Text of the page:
Vitamin B12

Vitamin B12 (cobalamin) is involved in the metabolism of amino acids and folate and is essential for the normal metabolism of all cells, especially those of the GI tract, bone marrow, and nervous tissue. The vitamin also preserves DNA integrity and maintains the myelin sheaths that protect nerve fibers.

Vitamin B12 deficiency is uncommon in healthy individuals but can result in megaloblastic anemia that is characterized by large, immature red blood cells. Folate supplementation can alleviate the anemia, but other symptoms will progress. Cobalamin deficiency produces neurologic abnormalities, including irreversible paralysis of the nerves and muscles. A type of vitamin B12 deficiency called pernicious anemia can result from malabsorption related to inadequate production and secretion of gastric intrinsic factor. This is common in the elderly due to changes in their GI function.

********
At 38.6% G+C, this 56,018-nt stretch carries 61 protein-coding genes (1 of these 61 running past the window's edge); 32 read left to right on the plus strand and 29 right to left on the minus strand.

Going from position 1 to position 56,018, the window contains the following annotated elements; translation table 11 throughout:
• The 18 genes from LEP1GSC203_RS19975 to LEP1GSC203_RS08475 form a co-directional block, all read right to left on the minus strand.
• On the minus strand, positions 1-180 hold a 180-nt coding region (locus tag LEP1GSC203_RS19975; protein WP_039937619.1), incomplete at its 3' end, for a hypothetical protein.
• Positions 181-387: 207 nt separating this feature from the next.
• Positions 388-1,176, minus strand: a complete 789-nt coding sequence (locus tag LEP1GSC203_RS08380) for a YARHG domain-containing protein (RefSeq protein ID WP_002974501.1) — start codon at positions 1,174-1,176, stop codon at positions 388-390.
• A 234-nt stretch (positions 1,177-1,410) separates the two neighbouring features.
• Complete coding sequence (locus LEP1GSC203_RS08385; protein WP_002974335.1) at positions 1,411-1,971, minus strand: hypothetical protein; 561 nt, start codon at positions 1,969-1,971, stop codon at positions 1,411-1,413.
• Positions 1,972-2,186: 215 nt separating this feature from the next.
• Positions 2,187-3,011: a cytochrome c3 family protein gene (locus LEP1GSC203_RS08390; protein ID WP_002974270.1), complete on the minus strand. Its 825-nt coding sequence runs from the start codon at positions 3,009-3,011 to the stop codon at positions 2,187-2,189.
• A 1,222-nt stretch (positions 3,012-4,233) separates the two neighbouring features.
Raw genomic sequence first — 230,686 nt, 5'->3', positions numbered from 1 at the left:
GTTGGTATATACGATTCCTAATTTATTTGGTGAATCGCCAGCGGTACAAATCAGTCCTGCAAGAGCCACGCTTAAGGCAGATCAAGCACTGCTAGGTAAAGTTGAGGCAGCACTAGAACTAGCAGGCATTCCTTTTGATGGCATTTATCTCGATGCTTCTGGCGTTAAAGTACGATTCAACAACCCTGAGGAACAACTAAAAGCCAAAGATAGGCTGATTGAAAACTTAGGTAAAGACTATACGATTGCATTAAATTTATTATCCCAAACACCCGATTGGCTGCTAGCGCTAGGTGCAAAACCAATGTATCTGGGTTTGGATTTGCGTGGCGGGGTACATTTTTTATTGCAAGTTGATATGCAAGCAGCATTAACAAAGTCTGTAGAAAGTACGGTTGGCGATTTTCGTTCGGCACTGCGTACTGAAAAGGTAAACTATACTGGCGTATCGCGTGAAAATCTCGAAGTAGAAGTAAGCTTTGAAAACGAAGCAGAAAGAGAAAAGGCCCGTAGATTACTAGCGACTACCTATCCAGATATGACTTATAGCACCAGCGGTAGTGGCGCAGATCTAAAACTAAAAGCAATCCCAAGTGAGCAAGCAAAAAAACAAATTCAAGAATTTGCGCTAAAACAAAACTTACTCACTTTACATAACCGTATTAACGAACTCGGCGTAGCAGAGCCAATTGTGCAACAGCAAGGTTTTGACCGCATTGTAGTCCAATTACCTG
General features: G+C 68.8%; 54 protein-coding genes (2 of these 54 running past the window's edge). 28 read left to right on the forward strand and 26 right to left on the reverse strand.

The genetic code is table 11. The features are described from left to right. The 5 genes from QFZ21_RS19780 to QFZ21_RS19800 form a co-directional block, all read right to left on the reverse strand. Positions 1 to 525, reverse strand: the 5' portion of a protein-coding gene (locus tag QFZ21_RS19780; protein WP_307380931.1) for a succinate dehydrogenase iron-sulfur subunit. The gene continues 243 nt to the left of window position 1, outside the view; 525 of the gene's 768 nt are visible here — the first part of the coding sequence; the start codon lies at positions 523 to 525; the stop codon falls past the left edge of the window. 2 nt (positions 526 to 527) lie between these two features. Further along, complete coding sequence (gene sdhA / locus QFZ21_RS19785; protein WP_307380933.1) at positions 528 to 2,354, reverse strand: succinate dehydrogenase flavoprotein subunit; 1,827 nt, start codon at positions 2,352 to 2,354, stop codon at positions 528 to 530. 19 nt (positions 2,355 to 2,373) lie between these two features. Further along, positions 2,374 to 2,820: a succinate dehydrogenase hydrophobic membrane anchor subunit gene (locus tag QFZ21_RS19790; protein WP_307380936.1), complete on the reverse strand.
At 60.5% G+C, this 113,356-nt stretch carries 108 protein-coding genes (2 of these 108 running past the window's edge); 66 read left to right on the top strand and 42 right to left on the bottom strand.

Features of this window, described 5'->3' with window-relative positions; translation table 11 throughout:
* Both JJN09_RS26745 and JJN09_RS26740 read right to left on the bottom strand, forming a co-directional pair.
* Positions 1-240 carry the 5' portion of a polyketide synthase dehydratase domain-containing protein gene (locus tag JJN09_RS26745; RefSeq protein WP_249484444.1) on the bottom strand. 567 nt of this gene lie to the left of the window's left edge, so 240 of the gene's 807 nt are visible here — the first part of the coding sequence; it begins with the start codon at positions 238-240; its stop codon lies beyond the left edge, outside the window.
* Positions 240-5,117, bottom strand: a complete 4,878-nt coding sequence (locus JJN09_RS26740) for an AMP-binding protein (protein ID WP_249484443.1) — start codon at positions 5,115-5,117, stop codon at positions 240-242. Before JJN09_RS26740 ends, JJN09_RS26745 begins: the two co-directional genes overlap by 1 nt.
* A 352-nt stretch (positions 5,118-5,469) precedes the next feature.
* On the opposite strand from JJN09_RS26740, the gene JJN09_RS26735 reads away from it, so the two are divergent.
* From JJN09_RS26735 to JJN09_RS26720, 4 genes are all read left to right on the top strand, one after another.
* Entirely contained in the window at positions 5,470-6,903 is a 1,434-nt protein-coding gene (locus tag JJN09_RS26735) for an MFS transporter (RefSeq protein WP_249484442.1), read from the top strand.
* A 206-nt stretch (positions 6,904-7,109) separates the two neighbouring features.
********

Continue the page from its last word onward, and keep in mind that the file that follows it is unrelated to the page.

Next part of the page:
Food sources of vitamin B12 are found exclusively in animal foods. Strict vegetarians need to find alternative sources such as vitamin B12-fortified soy beverages, fortified cereals, or B12 supplements. There are no adverse effects associated with large intakes of vitamin B12 from food or supplements in healthy people.

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